Yesterday afternoon’s performance took a while to get going. It may have been the last minute casting changes; perhaps the talking and coughing from the matinee audience, or it may have just been that I didn’t feel too good. At least I ought some cough sweets on the way there. I saw the matinee starring Laura Morera as Giselle and Federico Bonelli as Albrecht. He was substituting for Nehimiah Kish due to injury. They are both excellent dancers but perhaps had not had sufficient practice together to generate the magic to make the love scenes as convincing as they should be. Going. It was the arrival of another substitute, Hikaru Kobayashi in the Pas De Six that marked the moment it really got going for me and Morera and Bonelli then found that magic in the ghostly second act. Generally, this was a good production of Petipa’s classic but the cast sheet tells me it was their 560th performance and I couldn’t help feeling they are all getting a bit tired.
Now that Jermyn Street has new seating, this venue, in a warren of tunnels under Waterloo station, must be the most uncomfortable in London. To be fair, this wasn’t aimed at me – I think I was about twice the average age of the audience. I went home when it finished at 9:45, leaving the vast majority to keep on partying in the bar, listening to the live music, etc. as part of the Vault Festival. The difficulty of how to play Tom was got round by using a simple puppet operated by David Annen who was simultaneously the adult Tom to whom Jack (George Mackay) was narrating the story. That may sound complicated but it worked perfectly. Both actors were excellent, as was Ruby Bentall as Julie. I won’t say anything to spoil the plot for those who haven’t read it, but the adaptation by David Aula and Jimmy Osborne captured Ian McEwan’s novel perfectly. Above all, it showed clearly the internal logic by which the children end up behaving in ways that might otherwise seem inexplicable. At 100 minutes with no interval, it kept the audience engaged and the only reminder of its length was the barely cushioned, hard wooden benches – had I been a bit younger I’d have really loved it.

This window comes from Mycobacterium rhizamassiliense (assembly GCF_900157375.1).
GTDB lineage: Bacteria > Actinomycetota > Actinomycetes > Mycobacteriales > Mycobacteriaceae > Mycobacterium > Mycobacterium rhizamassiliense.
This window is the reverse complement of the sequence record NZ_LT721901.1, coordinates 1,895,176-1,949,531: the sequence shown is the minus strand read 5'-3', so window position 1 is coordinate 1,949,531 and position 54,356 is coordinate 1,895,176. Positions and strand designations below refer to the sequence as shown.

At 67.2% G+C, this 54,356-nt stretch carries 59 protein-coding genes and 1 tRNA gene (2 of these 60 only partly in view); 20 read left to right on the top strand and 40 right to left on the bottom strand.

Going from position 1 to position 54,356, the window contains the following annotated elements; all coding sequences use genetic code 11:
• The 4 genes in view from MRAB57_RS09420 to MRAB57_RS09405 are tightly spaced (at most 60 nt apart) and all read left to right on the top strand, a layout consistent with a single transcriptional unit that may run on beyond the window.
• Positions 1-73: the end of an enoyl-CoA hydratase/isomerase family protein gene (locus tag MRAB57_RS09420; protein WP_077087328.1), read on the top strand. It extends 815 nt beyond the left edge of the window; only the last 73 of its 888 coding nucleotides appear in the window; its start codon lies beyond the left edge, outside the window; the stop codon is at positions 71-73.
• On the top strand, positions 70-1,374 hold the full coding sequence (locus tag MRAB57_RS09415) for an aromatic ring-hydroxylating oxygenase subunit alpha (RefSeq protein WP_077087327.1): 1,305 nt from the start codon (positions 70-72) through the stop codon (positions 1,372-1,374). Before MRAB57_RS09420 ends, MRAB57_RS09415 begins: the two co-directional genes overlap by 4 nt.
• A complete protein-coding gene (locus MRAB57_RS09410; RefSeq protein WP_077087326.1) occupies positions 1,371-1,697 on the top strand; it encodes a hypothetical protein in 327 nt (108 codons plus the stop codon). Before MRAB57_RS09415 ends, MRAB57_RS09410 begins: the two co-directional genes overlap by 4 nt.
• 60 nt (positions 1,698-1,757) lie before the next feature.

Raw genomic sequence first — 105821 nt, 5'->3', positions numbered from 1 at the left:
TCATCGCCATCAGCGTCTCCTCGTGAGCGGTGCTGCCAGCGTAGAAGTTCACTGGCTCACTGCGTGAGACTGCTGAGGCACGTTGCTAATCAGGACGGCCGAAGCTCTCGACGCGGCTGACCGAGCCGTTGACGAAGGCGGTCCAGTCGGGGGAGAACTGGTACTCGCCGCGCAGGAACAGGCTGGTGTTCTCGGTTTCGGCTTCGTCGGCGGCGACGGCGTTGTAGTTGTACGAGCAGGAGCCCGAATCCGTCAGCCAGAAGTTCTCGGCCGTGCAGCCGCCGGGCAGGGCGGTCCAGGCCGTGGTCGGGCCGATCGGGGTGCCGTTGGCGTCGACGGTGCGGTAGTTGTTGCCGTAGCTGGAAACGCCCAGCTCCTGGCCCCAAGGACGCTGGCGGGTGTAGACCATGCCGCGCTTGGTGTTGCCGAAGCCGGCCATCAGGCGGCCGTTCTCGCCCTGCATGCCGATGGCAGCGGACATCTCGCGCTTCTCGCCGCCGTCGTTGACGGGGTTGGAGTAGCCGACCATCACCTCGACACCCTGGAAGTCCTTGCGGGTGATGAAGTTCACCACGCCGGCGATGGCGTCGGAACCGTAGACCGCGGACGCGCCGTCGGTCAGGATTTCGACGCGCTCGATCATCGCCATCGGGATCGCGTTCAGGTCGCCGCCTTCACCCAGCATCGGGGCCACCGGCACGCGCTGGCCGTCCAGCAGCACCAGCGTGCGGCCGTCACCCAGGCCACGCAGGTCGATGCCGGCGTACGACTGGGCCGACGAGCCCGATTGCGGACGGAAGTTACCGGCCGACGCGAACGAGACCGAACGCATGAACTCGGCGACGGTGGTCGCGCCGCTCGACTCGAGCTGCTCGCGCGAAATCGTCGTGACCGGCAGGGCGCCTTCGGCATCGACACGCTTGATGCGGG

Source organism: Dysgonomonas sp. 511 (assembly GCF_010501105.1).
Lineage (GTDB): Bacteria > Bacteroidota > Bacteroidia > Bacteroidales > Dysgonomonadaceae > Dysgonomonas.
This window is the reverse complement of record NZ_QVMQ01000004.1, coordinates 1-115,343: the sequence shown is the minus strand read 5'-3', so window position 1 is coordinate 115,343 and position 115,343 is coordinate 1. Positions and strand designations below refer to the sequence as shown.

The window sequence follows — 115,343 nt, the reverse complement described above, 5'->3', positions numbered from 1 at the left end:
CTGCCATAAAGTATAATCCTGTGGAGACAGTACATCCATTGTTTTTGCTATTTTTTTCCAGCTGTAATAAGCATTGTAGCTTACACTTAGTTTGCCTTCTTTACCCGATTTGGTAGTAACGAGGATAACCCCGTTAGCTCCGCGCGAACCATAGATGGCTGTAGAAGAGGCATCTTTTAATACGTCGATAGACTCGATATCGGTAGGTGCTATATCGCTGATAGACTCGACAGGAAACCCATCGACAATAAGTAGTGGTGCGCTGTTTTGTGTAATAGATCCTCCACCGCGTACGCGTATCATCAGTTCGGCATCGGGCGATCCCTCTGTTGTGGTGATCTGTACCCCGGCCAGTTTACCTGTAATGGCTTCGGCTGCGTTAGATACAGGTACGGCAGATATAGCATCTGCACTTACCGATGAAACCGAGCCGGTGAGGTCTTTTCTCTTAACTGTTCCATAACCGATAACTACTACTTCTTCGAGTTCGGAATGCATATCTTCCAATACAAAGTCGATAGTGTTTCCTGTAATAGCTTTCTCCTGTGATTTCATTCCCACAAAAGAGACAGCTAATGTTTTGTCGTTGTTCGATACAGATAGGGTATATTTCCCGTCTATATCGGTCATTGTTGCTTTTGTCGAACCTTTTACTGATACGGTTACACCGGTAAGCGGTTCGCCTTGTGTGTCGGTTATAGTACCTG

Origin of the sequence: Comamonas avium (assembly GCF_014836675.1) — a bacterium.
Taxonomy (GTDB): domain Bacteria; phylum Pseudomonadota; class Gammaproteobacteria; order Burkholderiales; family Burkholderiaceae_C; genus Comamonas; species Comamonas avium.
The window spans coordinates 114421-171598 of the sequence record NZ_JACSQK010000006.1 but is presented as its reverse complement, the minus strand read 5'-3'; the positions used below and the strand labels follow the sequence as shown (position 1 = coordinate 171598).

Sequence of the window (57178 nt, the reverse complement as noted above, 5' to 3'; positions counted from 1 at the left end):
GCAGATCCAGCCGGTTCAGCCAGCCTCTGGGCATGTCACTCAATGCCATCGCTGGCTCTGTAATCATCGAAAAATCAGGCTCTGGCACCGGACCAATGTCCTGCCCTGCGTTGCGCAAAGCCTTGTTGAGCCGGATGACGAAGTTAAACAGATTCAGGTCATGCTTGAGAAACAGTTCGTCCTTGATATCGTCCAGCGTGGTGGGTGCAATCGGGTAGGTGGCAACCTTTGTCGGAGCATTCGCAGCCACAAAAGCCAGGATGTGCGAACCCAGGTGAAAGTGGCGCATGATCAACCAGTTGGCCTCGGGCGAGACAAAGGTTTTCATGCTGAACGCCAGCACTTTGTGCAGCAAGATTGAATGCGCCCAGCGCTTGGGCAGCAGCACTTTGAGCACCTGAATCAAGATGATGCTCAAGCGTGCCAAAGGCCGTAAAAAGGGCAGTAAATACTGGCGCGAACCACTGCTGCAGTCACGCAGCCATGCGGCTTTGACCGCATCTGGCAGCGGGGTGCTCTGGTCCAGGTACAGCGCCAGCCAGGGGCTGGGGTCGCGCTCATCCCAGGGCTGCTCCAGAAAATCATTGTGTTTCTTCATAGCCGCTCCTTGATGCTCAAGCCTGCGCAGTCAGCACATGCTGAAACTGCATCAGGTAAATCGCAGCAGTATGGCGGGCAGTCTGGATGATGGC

This was a preview, so I imagine there will be a bit of tweaking before press night, but it hardly needs it. Simon Russell Beale who was so good as Timon last year is astonishing as the King, his authority, his voice and his body shrinking through the play as his madness takes hold. The direction by Sam Mendes is faultless although, like so many directors in the Olivier, he does love using that revolving stage a little too much – perhaps he will calm that down before it opens. All the acting was first class so it seems a bit unfair to pick anyone else out, although Olivia Vinall, who was so good as Desdemona in the NT’s Othello last year is a superb Cordelia. For someone still at the start of her career, that promises much to come. I won’t say any more as it would be unfair before press night but this really is unmissable.
This was the last in the ECMA series of concerts at Wigmore Hall and was probably the best. This young Danish Quartet are very impressive. I went because I can never resist Bartók’s string quartets and the concert started with is second quartet. It was enjoyable but it does not reach the levels of greatness that his later quartets reached. The surprise for me was the second piece, Beethoven’s String Quartet In E Minor, Op. 59 No. 2 ‘Razumovsky’. I knew Beethoven’s late quartets were wonderful but I have never heard one of these earlier quartets sounding so good before. For a relatively young quartet that is a major achievement and they certainly deserved the resounding ovation we gave them and gave us in return an encore of the second movement from Rued Langgaard’s Third Quartet.Short and sweet, it was a fun way to end a lovely concert.
This lunchtime concert formed part of the European Chamber Music Academy series of performances by up-and-coming chamber ensembles. First, the Wu Quartet played Britten’s String Quartet No. 2 in C Op. 36, a wonderful, complex work. It sounded to me as it was telling a story, full of melodies talking to each other and transforming into new ones. It is clearly a difficult work to play but they managed it well, even if they looked exhausted at the end – apart from the quartet’s leader, Qian Wu, who smiled triumphantly. The Streeton Trio then played Brahms’ Piano Trio No. 3 in C minor Op. 101. It is a shame the concert was programmed in this order. The Brahms trio would have made a good warm up for the Britten but, coming second, I felt it was somewhat overshadowed by the much greater complexity of the Britten quartet, even though it was played highly skilfully.